Verse 2 then goes on to say that what we will be, is not known, except that when we see Him, we will be like Him. This clearly sets up a linear idea with a starting point and an end. This was another important point for our study later on - the issue of starting at a specific point and moving toward an end. The 'beginning' is quite aptly described as 'being born of God' - see 1 John 2:29 and 1 John 3:9 and also John 3: 1 - 21.  The 'end' is 'being like Him'. Let us now look at the process that takes place 'in between'...

Read 2 Corinthians 3: 12 - 18

Verses 3 to 13 of our passage contains some interesting concepts: purifying ourselves,  defining sin, not continuing to sin, the source of sin vs the source of righteousness, that Jesus came to destroy the devils work, and something interesting about Cain. Wrestling with this section became the focus of our study.

First of all, it is important to note that our actions are not actually actions, or things that we do. They are manifestations of what is inside of us, in our hearts. Spend some time to reflect on this statement, as it is vital for our understanding of what follows...The passage makes it clear in no uncertain terms, that the devil produces sinful behaviour and Jesus produces righteousness. In this sense, what the passage is saying is that Jesus cannot sin. At all, ever. Also read John 8: 41 - 45.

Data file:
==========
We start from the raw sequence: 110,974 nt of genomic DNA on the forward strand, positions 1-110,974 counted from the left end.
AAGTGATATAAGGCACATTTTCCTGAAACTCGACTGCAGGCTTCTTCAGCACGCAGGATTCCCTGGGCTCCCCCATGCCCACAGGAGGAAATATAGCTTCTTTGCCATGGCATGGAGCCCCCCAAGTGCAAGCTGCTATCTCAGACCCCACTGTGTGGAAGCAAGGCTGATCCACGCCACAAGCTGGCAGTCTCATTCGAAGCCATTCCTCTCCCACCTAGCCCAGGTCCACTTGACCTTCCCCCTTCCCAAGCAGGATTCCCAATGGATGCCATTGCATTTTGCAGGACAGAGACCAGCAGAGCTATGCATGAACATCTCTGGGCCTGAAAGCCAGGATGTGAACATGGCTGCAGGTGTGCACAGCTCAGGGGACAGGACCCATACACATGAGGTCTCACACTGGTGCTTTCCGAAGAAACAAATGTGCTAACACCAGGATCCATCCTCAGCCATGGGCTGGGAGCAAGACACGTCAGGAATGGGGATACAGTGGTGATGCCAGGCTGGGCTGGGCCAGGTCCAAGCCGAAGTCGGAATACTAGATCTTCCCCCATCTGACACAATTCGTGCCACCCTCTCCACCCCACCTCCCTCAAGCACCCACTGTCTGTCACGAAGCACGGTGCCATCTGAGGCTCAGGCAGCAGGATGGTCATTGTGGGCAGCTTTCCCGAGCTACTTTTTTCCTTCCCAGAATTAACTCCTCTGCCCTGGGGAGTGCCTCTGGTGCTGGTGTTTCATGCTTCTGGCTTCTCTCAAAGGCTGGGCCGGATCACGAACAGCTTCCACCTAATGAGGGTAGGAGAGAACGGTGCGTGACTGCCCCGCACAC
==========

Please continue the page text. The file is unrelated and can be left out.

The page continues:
It was clear that everyone felt slightly uneasy when considering verses 3 - 13 because all of us are thinking: O dear, but I do still I thus not a child of God? How does it work...We thank God for Lynore who always answers honestly on behalf of all of us!  It is vital to look at the Greek text behind this section and what it says about "continuing to sin, does not continue to sin, cannot go on sinning". The tenses that are used are the 'linear present active indicative' and the 'present active infinitive', correctly translated in a 'continous, habitual' sense in all of the translations we looked at. This idea of 'continuing to sin' has several deeper dimensions, which need to be explored.